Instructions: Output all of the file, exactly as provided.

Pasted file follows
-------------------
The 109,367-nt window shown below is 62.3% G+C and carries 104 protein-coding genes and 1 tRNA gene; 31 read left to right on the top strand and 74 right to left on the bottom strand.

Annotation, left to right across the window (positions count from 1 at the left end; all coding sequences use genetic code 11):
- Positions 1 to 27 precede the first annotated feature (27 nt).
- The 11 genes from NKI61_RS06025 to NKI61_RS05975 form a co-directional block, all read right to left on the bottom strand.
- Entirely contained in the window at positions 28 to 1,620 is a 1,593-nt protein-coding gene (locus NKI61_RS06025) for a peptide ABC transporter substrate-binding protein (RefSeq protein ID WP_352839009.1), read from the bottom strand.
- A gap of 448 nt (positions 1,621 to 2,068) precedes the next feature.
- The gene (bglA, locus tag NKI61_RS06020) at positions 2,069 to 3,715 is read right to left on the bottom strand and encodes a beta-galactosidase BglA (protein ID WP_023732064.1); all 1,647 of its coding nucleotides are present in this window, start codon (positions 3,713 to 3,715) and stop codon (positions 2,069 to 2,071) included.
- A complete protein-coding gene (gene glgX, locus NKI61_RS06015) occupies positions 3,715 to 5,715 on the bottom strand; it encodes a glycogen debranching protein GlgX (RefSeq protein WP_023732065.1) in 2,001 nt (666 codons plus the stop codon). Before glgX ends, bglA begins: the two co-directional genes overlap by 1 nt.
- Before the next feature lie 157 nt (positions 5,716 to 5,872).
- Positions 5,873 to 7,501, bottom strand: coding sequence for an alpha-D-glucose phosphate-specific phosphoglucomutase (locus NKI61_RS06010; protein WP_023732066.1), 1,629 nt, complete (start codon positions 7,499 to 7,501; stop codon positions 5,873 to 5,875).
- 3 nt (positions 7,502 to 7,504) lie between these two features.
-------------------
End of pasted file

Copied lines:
The 109,367-nt window shown below is 62.3% G+C and carries 104 protein-coding genes and 1 tRNA gene; 31 read left to right on the top strand and 74 right to left on the bottom strand.

Annotation, left to right across the window (positions count from 1 at the left end; all coding sequences use genetic code 11):
- Positions 1 to 27 precede the first annotated feature (27 nt).
- The 11 genes from NKI61_RS06025 to NKI61_RS05975 form a co-directional block, all read right to left on the bottom strand.
- Entirely contained in the window at positions 28 to 1,620 is a 1,593-nt protein-coding gene (locus NKI61_RS06025) for a peptide ABC transporter substrate-binding protein (RefSeq protein ID WP_352839009.1), read from the bottom strand.
- A gap of 448 nt (positions 1,621 to 2,068) precedes the next feature.
- The gene (bglA, locus tag NKI61_RS06020) at positions 2,069 to 3,715 is read right to left on the bottom strand and encodes a beta-galactosidase BglA (protein ID WP_023732064.1); all 1,647 of its coding nucleotides are present in this window, start codon (positions 3,713 to 3,715) and stop codon (positions 2,069 to 2,071) included.
- A complete protein-coding gene (gene glgX, locus NKI61_RS06015) occupies positions 3,715 to 5,715 on the bottom strand; it encodes a glycogen debranching protein GlgX (RefSeq protein WP_023732065.1) in 2,001 nt (666 codons plus the stop codon). Before glgX ends, bglA begins: the two co-directional genes overlap by 1 nt.
- Before the next feature lie 157 nt (positions 5,716 to 5,872).
- Positions 5,873 to 7,501, bottom strand: coding sequence for an alpha-D-glucose phosphate-specific phosphoglucomutase (locus NKI61_RS06010; protein WP_023732066.1), 1,629 nt, complete (start codon positions 7,499 to 7,501; stop codon positions 5,873 to 5,875).
- 3 nt (positions 7,502 to 7,504) lie between these two features.